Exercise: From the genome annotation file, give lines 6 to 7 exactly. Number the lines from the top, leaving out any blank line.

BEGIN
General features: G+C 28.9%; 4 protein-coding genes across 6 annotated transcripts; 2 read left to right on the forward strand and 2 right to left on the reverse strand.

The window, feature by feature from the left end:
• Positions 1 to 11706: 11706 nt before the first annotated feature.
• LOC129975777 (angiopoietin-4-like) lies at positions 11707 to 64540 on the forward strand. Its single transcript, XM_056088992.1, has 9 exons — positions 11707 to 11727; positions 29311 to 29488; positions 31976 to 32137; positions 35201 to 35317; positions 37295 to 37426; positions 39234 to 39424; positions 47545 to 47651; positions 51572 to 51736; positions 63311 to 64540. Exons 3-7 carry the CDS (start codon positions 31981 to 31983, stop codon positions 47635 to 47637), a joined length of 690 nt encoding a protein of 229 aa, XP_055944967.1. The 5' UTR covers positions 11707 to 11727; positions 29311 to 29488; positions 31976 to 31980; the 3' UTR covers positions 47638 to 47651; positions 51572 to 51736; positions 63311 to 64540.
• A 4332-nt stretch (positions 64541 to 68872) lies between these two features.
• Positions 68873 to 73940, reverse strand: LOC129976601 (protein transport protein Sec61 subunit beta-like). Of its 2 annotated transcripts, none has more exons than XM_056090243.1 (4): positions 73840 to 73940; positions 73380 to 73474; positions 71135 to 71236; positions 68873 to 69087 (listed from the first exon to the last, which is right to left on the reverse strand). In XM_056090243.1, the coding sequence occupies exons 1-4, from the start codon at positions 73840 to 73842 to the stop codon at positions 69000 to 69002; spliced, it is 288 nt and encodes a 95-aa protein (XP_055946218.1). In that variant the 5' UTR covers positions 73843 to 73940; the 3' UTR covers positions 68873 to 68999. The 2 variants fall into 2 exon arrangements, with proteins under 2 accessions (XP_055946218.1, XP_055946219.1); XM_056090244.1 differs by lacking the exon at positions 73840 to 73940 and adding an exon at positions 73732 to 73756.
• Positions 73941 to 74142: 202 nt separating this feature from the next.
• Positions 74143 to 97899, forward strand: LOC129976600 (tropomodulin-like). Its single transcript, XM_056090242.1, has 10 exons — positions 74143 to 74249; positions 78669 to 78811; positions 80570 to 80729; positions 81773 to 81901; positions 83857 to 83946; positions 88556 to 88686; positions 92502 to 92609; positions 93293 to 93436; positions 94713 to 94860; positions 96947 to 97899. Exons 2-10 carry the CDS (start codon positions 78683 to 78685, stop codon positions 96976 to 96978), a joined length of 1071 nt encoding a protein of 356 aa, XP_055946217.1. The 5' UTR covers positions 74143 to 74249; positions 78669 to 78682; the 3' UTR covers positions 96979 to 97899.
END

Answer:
• Positions 68873 to 73940, reverse strand: LOC129976601 (protein transport protein Sec61 subunit beta-like). Of its 2 annotated transcripts, none has more exons than XM_056090243.1 (4): positions 73840 to 73940; positions 73380 to 73474; positions 71135 to 71236; positions 68873 to 69087 (listed from the first exon to the last, which is right to left on the reverse strand). In XM_056090243.1, the coding sequence occupies exons 1-4, from the start codon at positions 73840 to 73842 to the stop codon at positions 69000 to 69002; spliced, it is 288 nt and encodes a 95-aa protein (XP_055946218.1). In that variant the 5' UTR covers positions 73843 to 73940; the 3' UTR covers positions 68873 to 68999. The 2 variants fall into 2 exon arrangements, with proteins under 2 accessions (XP_055946218.1, XP_055946219.1); XM_056090244.1 differs by lacking the exon at positions 73840 to 73940 and adding an exon at positions 73732 to 73756.
• Positions 73941 to 74142: 202 nt separating this feature from the next.